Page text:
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From tinted glass to a single patent

After four decades of dispute, European Union leaders have finally approved a single European patent law with a new Unified Patent Court based in Paris. The unitary patent system will help cut costs and red tape and is expected to restore competitiveness against rivals such as the US.

Italians have always known about success. Coffee, leather boots, luxury sports cars: these are all best made in Italy. No country will surpass them in these departments. That is because they have always played it safe, safeguarding the tools of their trade as much as possible.

Six hundred years ago in Venice, where the most beautiful tinted glass was made, craftsmen faced a succession-planning problem. Fearing competition, they had kept their secrets to themselves, resulting in a shortage of a new generation of glassmakers. To ensure a constant supply of glass, the people of Venice promised protection to the craftsmen unwilling to pass knowledge down to apprentices. Patents were systematically granted in Venice as of 1450, mostly in the field of glassmaking. As Venetians emigrated, they sought similar patent protection in their new homes. This led to the diffusion of patent systems to other countries. The protection lasted for 20 years, enough to train a new generation of craftsmen.

Today, patents are still granted for 20 years. Either the European Patent Office or individual countries granted them until the end of this June in Europe. This had meant that anyone looking to get protection all over Europe had to pay roughly €30,000 to get a bundle of national patents to cover all 27 member states, about 15 times the cost of a typical U.S. patent. No wonder that much intellectual property was sold to the US: it paid off much better for universities and scientists. But not for Europe.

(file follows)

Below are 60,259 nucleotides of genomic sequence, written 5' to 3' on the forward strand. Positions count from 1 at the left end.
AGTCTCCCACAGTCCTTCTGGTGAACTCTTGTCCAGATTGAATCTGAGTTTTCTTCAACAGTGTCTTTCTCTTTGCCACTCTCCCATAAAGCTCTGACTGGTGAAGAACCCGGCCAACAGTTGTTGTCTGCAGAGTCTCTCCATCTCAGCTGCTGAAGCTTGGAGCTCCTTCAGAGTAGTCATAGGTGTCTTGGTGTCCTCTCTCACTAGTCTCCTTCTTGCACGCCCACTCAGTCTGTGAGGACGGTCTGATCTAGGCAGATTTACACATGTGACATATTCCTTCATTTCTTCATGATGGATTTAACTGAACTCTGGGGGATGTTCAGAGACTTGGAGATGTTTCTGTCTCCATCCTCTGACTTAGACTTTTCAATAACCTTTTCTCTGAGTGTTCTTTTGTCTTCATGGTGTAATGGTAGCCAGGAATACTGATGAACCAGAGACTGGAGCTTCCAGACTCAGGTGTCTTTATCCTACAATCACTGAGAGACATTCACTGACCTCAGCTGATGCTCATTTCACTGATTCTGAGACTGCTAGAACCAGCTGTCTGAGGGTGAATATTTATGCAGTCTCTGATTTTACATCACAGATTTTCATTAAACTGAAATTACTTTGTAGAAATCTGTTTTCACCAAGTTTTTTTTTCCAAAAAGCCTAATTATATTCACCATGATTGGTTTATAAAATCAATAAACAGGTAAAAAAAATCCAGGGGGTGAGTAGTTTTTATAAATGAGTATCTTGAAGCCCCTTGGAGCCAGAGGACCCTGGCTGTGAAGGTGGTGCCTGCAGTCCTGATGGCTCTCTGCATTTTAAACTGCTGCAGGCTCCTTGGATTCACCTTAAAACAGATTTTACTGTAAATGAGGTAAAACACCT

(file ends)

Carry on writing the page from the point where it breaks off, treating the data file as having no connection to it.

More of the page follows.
The Continent is losing ground in competiveness, and cannot afford to lose more; neither can entrepreneurs or companies. With the EU’s new unified system, they will be able to register their inventions at two-thirds of the original costs and with a different time scheme.

Protection is badly needed. Often, the fruit of Western creativity is reaped in emerging countries, primarily in China. Kinga Hetényi, managing partner at the Schönherr Hetényi law firm, the Hungarian partner of international law firm Schoennher, is currently handling a case of IPO infringement. “Our client has invented a bladeless fan, with no fast-spinning blades chopping the air but still adjustable and oscillating where you want.” Copies of the fan appeared in Hungarian webshops, so the inventor chose to take a legal route. “Initially, we called for the withdrawal of the knock-offs from the shop,” Hetényi explained. “We also require data on the sold pieces and a compensation for the damages caused.” If the service provider cooperates, they can make a settlement. If not, they go to court where the shop owner likely loses, as it is usually unable to provide details on the design, innovative elements, or workings of the fan. “The overall aim is to find the manufacturer,” Hetényi said. With them it is a more difficult battle in court, but with a patent, the outcome can be anticipated.

Patents give inventors some leeway against rivals or copycats, yet it does not mean they can lay back. Keeping up protection for 20 years is not always worth it as the owner has to pay more every year, and rivals may come up with better solutions. Also, technology becomes obsolete. “Do you remember what you used 20 years ago for data protection?” asked Jeremy Philpott, manager at the Innovation Support Unit of the European Patent Academy European Patent Office in Munich, to prove the point. “Floppy discs. Oh, please.”

Thanks to glassmakers in Venice, knowledge transfer is now possible and safe. And with a single system covering all EU states, getting protection has become easier at last.